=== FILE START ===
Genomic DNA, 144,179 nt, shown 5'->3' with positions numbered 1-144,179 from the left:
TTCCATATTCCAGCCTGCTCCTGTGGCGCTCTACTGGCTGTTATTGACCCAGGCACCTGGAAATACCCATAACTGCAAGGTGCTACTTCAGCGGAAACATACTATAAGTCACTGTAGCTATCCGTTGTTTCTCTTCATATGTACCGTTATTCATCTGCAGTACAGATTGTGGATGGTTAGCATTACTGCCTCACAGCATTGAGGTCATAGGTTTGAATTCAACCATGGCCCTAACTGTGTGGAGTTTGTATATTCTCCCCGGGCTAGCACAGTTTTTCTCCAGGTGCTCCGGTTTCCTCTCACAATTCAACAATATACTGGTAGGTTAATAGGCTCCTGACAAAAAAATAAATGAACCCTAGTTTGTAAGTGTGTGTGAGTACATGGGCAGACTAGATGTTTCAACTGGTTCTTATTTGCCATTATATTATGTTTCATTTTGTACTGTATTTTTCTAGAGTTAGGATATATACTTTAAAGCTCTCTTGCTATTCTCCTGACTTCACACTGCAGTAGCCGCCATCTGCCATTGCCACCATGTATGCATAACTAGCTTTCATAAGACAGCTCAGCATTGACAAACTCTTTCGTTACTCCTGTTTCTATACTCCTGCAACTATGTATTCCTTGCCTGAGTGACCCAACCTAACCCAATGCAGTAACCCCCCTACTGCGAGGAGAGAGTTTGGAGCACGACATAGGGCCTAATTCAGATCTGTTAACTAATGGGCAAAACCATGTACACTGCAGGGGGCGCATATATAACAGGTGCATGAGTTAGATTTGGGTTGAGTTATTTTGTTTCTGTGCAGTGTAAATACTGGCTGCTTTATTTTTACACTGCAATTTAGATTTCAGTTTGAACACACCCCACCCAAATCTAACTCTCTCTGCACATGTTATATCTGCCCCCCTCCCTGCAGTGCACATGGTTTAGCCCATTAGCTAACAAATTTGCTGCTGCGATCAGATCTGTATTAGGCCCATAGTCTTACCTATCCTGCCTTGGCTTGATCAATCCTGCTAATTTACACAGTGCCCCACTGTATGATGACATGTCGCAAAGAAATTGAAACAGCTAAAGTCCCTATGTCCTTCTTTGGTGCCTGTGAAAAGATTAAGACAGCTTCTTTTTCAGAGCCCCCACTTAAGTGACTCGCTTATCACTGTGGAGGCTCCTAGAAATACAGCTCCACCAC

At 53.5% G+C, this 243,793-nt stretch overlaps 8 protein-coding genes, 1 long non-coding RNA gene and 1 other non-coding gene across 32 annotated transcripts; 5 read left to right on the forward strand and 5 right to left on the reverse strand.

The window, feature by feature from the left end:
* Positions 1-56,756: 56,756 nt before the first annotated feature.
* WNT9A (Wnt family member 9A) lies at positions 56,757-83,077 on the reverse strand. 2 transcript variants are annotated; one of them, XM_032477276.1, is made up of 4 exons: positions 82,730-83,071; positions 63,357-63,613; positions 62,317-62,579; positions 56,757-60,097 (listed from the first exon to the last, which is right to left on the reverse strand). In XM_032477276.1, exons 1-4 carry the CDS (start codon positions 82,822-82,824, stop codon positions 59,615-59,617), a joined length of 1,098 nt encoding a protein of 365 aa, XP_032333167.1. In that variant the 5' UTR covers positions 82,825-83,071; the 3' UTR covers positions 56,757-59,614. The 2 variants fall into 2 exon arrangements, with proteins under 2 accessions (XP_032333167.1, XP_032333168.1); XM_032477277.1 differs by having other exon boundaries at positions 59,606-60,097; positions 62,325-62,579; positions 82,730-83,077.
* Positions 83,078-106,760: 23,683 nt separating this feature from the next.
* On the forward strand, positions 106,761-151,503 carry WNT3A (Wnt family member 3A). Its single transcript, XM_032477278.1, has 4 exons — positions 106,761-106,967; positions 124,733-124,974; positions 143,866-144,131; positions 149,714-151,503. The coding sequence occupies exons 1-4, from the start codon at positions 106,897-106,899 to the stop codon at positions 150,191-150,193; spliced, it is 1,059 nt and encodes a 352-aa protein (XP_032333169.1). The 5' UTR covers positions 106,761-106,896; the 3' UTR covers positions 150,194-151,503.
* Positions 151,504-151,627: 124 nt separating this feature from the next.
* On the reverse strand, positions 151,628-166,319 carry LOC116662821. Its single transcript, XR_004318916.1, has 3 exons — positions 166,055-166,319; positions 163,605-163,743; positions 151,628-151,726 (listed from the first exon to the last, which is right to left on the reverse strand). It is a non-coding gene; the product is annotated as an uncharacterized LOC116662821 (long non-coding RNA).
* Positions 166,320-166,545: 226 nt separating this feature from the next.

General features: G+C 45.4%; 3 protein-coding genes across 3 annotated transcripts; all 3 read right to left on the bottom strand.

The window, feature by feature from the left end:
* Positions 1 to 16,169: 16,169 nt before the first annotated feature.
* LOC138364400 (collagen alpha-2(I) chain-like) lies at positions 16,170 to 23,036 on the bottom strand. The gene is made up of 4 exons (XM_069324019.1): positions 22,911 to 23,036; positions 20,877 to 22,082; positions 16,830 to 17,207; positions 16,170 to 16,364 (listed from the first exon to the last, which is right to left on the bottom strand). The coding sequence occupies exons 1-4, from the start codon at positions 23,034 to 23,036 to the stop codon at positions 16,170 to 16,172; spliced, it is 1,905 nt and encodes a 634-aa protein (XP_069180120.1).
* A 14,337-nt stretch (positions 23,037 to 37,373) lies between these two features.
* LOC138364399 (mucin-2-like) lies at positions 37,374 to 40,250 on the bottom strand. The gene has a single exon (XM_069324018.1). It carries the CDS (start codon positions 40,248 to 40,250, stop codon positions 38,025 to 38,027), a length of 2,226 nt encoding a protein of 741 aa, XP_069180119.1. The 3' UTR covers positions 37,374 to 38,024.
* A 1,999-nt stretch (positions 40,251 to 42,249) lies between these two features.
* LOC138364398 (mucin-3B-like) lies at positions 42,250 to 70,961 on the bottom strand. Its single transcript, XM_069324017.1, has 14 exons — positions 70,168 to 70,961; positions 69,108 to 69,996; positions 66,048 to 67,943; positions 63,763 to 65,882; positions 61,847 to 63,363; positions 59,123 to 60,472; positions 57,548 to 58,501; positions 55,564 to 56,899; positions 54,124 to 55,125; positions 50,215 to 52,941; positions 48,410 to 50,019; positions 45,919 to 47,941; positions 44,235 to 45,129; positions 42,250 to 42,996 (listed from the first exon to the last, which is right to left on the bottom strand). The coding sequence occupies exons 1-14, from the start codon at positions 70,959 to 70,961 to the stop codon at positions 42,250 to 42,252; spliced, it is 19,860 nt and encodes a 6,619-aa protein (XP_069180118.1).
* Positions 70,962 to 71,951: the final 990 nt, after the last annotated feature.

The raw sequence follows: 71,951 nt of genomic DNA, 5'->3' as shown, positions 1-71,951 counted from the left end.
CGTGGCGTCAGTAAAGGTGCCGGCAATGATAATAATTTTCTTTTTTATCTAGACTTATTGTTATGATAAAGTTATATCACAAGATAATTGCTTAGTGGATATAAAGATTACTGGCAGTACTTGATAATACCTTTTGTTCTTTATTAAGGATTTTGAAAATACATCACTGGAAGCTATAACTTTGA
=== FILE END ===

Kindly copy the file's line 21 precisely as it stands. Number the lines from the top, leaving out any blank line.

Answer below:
The raw sequence follows: 71,951 nt of genomic DNA, 5'->3' as shown, positions 1-71,951 counted from the left end.